Lionfish: an invasive predator

Poisson Lion
Lion Fish

We’ll know very soon if lionfish carry Ciguatera toxin or not. A meeting with fishermen, marine professionals and managers of marine protected areas is already scheduled for July 2013 so that scientific advisors can present their conclusions, and the correct information can then be communicated to the different areas concerned. The spread of this invasive species, this voracious fish without predator, poses a major risk that threatens to decrease fish stocks in the future, as confirmed by the Regional Committee of Maritime Fisheries and Marine Fish Farming (CRPMEM) of Guadeloupe, who met with commercial fishermen, sailors, the Collectivity and the Prefecture on May 15th, 2013.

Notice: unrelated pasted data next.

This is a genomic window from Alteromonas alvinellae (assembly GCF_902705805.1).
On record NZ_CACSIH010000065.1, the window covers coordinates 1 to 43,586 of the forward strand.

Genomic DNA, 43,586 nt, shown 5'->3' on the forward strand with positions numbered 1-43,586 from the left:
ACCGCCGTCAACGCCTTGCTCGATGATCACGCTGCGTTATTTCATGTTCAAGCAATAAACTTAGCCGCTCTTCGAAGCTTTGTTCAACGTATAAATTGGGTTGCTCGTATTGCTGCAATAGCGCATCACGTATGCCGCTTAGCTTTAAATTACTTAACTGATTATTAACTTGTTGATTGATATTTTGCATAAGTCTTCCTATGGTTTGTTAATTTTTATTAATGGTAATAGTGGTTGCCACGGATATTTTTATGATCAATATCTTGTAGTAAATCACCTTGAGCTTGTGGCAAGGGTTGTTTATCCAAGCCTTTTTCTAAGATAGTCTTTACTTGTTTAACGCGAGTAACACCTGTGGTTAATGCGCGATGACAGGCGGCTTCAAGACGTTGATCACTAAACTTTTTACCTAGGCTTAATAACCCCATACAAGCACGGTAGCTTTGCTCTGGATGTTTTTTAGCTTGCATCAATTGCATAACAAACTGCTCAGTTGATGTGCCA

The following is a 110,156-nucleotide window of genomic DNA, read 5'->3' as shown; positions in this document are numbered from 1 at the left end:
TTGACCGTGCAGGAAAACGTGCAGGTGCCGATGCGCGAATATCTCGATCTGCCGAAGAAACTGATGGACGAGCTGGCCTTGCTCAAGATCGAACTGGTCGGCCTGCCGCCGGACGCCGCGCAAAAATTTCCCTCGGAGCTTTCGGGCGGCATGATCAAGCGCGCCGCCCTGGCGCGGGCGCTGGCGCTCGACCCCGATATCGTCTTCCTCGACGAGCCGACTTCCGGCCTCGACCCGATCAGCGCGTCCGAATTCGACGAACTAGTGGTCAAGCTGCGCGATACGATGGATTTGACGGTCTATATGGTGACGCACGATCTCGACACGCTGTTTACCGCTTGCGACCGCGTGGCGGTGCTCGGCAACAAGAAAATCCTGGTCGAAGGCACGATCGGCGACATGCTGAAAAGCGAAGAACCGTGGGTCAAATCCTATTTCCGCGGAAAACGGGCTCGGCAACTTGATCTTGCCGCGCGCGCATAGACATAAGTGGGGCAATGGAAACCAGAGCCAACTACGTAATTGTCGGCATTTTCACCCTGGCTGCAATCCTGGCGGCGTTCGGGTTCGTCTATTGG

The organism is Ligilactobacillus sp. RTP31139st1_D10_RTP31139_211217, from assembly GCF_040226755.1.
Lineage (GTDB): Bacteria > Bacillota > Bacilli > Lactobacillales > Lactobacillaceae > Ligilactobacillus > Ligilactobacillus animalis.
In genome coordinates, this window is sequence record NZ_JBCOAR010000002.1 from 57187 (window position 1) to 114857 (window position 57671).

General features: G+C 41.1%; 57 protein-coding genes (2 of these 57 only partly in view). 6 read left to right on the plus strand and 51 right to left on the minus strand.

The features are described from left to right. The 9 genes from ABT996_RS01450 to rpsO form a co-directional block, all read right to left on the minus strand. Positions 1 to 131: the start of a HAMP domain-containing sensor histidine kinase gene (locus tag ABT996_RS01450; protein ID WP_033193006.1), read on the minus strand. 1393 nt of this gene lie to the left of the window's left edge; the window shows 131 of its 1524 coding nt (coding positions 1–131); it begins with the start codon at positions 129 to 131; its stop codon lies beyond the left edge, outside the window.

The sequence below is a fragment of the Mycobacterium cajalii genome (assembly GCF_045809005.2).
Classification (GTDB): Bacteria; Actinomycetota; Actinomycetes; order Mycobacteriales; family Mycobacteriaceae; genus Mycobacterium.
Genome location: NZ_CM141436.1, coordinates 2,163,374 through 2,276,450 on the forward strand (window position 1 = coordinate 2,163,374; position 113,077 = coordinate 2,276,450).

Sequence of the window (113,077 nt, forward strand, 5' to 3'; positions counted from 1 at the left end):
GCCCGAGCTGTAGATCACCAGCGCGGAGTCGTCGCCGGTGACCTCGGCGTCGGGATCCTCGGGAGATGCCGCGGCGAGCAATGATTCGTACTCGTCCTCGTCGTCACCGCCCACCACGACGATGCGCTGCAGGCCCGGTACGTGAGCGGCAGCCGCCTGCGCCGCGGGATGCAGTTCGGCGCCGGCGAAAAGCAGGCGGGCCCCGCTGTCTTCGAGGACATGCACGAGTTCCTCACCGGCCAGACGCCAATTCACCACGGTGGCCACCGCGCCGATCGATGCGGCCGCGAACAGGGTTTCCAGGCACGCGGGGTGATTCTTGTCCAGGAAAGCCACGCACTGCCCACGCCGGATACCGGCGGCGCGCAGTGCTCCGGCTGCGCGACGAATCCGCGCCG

Saha Widgy, Head of scientific missions at the CRPMEM, informed the fishermen on the history of the invasiveness of this fish proved through various releases into the wild by aquarists of Florida, as well as the biology of the species and the risks it poses, namely a very painful sting and the possible transmission of Ciguatera, to which Chlordecone contamination can be added in Guadeloupe and Martinique.
The CRPMEM gave fishermen an information sheet on what to do in the presence of lionfish, and a pair of protective gloves against the sting of its fins. In order to educate the entire public and fight against this invasion, the Nature Reserve plans to hold a fishing tournament before the end of the year.

All articles from: Newsletter-18

Managing The Impact Of Human Activities In Protected Areas

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